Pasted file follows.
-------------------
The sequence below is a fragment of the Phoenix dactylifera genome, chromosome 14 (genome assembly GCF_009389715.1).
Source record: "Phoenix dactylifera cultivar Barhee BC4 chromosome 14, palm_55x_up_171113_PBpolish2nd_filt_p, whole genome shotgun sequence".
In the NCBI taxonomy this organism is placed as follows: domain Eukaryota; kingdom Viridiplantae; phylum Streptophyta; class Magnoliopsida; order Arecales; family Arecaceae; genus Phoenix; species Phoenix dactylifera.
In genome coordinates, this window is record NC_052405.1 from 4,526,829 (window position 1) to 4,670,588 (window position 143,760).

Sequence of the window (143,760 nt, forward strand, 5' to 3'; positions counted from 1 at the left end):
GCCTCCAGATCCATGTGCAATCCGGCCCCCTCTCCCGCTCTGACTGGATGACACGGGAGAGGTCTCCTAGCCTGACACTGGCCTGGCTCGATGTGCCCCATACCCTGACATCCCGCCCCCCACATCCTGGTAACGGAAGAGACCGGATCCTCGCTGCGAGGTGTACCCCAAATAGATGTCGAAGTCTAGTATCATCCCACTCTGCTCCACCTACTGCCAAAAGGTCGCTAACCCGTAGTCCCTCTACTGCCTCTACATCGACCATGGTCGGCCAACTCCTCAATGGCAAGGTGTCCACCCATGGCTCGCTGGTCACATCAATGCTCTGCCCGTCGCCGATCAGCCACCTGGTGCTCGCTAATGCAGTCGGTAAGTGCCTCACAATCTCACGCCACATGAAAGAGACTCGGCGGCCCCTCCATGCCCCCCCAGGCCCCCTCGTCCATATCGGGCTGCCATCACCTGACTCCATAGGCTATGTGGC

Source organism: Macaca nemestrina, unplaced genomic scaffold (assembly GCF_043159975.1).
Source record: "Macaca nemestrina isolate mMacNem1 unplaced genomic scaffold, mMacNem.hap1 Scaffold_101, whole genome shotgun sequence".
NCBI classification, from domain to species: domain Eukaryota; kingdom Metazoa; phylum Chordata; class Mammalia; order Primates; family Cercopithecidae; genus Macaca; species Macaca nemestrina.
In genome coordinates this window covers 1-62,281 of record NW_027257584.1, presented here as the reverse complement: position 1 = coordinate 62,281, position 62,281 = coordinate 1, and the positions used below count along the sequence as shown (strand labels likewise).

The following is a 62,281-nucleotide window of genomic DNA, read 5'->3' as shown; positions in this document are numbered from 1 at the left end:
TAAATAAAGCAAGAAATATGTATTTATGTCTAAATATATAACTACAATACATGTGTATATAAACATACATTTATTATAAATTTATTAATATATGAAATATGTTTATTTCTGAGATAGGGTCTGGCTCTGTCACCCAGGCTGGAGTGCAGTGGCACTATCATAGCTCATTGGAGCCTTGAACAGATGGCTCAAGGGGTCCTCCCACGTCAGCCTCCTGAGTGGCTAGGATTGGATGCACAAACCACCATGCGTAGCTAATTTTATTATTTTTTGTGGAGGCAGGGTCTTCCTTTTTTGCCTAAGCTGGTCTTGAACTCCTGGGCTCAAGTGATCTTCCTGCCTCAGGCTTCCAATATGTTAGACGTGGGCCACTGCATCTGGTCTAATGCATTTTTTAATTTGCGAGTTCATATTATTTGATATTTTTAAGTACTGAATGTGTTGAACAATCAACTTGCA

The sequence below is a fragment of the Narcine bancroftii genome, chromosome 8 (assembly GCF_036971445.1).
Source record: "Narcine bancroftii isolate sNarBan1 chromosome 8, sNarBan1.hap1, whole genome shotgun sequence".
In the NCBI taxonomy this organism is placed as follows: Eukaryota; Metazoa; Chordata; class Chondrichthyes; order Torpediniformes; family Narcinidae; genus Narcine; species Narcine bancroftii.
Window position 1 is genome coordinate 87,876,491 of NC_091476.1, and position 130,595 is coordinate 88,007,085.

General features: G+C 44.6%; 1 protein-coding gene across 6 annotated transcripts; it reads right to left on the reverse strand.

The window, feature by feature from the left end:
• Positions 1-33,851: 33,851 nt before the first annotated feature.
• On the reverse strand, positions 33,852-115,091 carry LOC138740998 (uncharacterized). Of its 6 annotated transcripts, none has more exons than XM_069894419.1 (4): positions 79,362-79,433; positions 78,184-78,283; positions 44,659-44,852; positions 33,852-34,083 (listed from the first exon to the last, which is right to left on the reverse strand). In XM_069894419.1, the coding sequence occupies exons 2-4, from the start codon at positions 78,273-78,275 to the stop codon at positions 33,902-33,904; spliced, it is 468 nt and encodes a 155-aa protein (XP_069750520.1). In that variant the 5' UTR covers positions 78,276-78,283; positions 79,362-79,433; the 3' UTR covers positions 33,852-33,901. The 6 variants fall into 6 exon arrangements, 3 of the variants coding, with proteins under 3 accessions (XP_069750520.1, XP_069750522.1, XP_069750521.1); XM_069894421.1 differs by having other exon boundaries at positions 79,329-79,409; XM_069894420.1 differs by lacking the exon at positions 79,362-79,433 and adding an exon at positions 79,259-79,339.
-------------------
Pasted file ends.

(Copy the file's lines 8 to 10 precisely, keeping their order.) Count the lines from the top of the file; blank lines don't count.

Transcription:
Source record: "Macaca nemestrina isolate mMacNem1 unplaced genomic scaffold, mMacNem.hap1 Scaffold_101, whole genome shotgun sequence".
NCBI classification, from domain to species: domain Eukaryota; kingdom Metazoa; phylum Chordata; class Mammalia; order Primates; family Cercopithecidae; genus Macaca; species Macaca nemestrina.
In genome coordinates this window covers 1-62,281 of record NW_027257584.1, presented here as the reverse complement: position 1 = coordinate 62,281, position 62,281 = coordinate 1, and the positions used below count along the sequence as shown (strand labels likewise).